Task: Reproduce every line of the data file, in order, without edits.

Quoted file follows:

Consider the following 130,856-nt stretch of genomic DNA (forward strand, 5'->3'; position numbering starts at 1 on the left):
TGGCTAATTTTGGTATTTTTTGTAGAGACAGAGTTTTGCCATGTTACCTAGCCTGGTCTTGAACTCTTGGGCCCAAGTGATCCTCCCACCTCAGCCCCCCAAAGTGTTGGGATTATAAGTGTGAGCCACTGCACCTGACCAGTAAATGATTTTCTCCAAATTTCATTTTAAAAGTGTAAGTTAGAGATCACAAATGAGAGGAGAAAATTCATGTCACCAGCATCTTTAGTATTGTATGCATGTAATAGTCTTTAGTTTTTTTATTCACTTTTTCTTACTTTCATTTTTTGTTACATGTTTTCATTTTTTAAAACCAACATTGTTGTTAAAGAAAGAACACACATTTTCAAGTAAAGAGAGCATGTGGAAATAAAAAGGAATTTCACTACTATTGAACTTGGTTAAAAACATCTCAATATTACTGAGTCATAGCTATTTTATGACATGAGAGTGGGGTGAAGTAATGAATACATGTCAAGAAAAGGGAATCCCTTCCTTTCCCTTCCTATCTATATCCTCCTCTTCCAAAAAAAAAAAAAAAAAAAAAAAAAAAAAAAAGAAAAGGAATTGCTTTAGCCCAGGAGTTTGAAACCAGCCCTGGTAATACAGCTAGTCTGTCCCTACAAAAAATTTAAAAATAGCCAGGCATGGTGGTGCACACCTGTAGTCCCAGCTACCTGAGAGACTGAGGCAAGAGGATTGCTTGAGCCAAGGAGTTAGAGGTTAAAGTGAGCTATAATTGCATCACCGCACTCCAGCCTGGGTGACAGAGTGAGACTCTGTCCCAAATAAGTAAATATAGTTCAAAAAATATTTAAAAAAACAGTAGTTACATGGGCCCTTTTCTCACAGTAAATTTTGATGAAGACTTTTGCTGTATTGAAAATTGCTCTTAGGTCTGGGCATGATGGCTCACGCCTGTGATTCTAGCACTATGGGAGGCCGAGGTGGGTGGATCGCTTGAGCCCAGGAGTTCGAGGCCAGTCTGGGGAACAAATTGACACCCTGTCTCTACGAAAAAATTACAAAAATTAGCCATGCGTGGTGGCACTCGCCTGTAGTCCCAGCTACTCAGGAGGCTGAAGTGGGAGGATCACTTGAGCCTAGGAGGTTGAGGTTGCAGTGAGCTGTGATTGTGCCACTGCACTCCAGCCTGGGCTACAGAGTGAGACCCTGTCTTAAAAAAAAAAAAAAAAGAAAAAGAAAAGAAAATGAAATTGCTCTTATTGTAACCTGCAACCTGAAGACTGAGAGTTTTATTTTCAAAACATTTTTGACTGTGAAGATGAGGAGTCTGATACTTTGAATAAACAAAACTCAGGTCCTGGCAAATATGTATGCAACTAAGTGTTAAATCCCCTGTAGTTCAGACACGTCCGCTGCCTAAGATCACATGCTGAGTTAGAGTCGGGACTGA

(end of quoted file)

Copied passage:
Consider the following 130,856-nt stretch of genomic DNA (forward strand, 5'->3'; position numbering starts at 1 on the left):
TGGCTAATTTTGGTATTTTTTGTAGAGACAGAGTTTTGCCATGTTACCTAGCCTGGTCTTGAACTCTTGGGCCCAAGTGATCCTCCCACCTCAGCCCCCCAAAGTGTTGGGATTATAAGTGTGAGCCACTGCACCTGACCAGTAAATGATTTTCTCCAAATTTCATTTTAAAAGTGTAAGTTAGAGATCACAAATGAGAGGAGAAAATTCATGTCACCAGCATCTTTAGTATTGTATGCATGTAATAGTCTTTAGTTTTTTTATTCACTTTTTCTTACTTTCATTTTTTGTTACATGTTTTCATTTTTTAAAACCAACATTGTTGTTAAAGAAAGAACACACATTTTCAAGTAAAGAGAGCATGTGGAAATAAAAAGGAATTTCACTACTATTGAACTTGGTTAAAAACATCTCAATATTACTGAGTCATAGCTATTTTATGACATGAGAGTGGGGTGAAGTAATGAATACATGTCAAGAAAAGGGAATCCCTTCCTTTCCCTTCCTATCTATATCCTCCTCTTCCAAAAAAAAAAAAAAAAAAAAAAAAAAAAAAAAGAAAAGGAATTGCTTTAGCCCAGGAGTTTGAAACCAGCCCTGGTAATACAGCTAGTCTGTCCCTACAAAAAATTTAAAAATAGCCAGGCATGGTGGTGCACACCTGTAGTCCCAGCTACCTGAGAGACTGAGGCAAGAGGATTGCTTGAGCCAAGGAGTTAGAGGTTAAAGTGAGCTATAATTGCATCACCGCACTCCAGCCTGGGTGACAGAGTGAGACTCTGTCCCAAATAAGTAAATATAGTTCAAAAAATATTTAAAAAAACAGTAGTTACATGGGCCCTTTTCTCACAGTAAATTTTGATGAAGACTTTTGCTGTATTGAAAATTGCTCTTAGGTCTGGGCATGATGGCTCACGCCTGTGATTCTAGCACTATGGGAGGCCGAGGTGGGTGGATCGCTTGAGCCCAGGAGTTCGAGGCCAGTCTGGGGAACAAATTGACACCCTGTCTCTACGAAAAAATTACAAAAATTAGCCATGCGTGGTGGCACTCGCCTGTAGTCCCAGCTACTCAGGAGGCTGAAGTGGGAGGATCACTTGAGCCTAGGAGGTTGAGGTTGCAGTGAGCTGTGATTGTGCCACTGCACTCCAGCCTGGGCTACAGAGTGAGACCCTGTCTTAAAAAAAAAAAAAAAAGAAAAAGAAAAGAAAATGAAATTGCTCTTATTGTAACCTGCAACCTGAAGACTGAGAGTTTTATTTTCAAAACATTTTTGACTGTGAAGATGAGGAGTCTGATACTTTGAATAAACAAAACTCAGGTCCTGGCAAATATGTATGCAACTAAGTGTTAAATCCCCTGTAGTTCAGACACGTCCGCTGCCTAAGATCACATGCTGAGTTAGAGTCGGGACTGA